SDIFF 2019: Portrait of A Lady On Fire
I'm a sucker for a historical romance and patently unafraid of subtitles. So, I built my SDIFF schedule around Gala Feature, Portrait of A Lady on Fire. This unconventional (to some) love story, in a time when a woman's life revolves around adherence to convention, captivates then challenges everything you think you know about love and sacrifice.
Not Just Another Portrait Commission
It's 1760 in Brittany, France. Marianne (Noémie Merlant), a painter who specializes in portraits, accepts a commission to do a potential bride's portrait. An arranged marriage hinges on this image. But there's a problem. The bride, Héloïse (Adèle Haenel), refuses to cooperate. Héloïse never intended to marry. So much so she joined a convent. But after her sister's tragic death, her family removes her from the only home she's ever known to step into her sister's place as bride.
After several failed portrait attempts, Héloïse mother hires Marianne on the condition she act as her daughter's companion in order to observer her long enough to complete a portrait in secret. Dependent on references for her livelihood (and continued independence) Marianne agrees. What starts as strangers thrown together by circumstances evolves into a friendship built on hope and understanding. They share pieces of themselves, all while Marianne studies Héloïse in order to capture her likeness.
A Perfect Gothic Romance
French writer/director Céline Sciamma takes audiences to a cliff-side manor on the coast where intimacy and deep attraction grow out of companionship. Watching Marianne and Héloïse choose to live in the now even as one prepares the way for their separation is spellbinding. But their friendship, starts on a lie. And this is an affair doomed before it's even acknowledged. Claire Mathon's cinematography creates a picturesque palette full of sweeping vistas that create a world apart. Her award-worthy work adds a dreamy intensity to the midtempo pace.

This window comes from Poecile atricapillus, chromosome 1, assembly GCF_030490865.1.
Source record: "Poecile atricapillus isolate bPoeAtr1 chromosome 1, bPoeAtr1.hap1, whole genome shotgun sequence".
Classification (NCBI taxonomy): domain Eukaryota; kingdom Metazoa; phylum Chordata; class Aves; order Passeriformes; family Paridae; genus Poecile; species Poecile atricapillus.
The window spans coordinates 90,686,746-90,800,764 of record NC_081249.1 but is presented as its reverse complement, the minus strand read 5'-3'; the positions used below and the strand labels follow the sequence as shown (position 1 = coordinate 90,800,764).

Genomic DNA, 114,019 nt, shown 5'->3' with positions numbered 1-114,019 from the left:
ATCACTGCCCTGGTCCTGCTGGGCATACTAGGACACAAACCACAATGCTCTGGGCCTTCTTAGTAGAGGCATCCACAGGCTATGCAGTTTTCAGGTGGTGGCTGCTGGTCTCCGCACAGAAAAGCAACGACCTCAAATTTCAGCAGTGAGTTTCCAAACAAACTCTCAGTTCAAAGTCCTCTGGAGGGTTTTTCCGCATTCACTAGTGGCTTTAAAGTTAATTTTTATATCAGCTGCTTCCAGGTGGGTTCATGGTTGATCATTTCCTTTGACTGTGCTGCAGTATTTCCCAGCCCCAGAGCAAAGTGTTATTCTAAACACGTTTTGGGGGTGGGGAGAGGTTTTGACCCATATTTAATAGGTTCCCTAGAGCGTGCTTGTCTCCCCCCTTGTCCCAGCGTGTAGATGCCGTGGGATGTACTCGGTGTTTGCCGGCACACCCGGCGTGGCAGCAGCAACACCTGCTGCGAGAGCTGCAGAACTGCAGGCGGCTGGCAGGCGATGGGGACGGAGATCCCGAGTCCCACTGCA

It's unavoidable that this is a story about women falling in love. Sciamma never shies away from the erotic but it's not the sexual relationship that grips and moves. It's the truth, emotional honesty - and even bitterness once Marianne's true purpose comes to light - on display. Because this is also a story about friendship, choice, and duty.
Friendship and the Forbidden
Like any great gothic story, there are dream sequences and prophetic imagery aplenty. This isolated world is the prefect backdrop for exploring how women relate to one another. Beyond the walks that draw Marianne and Héloïse towards one another, there's the developing camaraderie between the two and the housemaid Sophie. The connection and commonality between these women ignores social hierarchy. They come together for support and even in celebration. Portrait of a Lady on Fire never ignores the glaring limits on the lives of women; many that though transformed still exist. so, even as the film explores how they come together, it's never in doubt that the La Comtesse's (Valeria Golino) decision that Héloïse must marry will ultimately tear them apart. This a period piece like no other.
If you walk away from Portrait of a Lady not in your feelings, seek help. This evocative tale of lovers subverts the very idea of "the one that got away" and brings to life a regency world so unabashedly sensual it'll have you wandering museums trying to examining portraits for hidden messages. It upends the very canon for how to portray passion on film.
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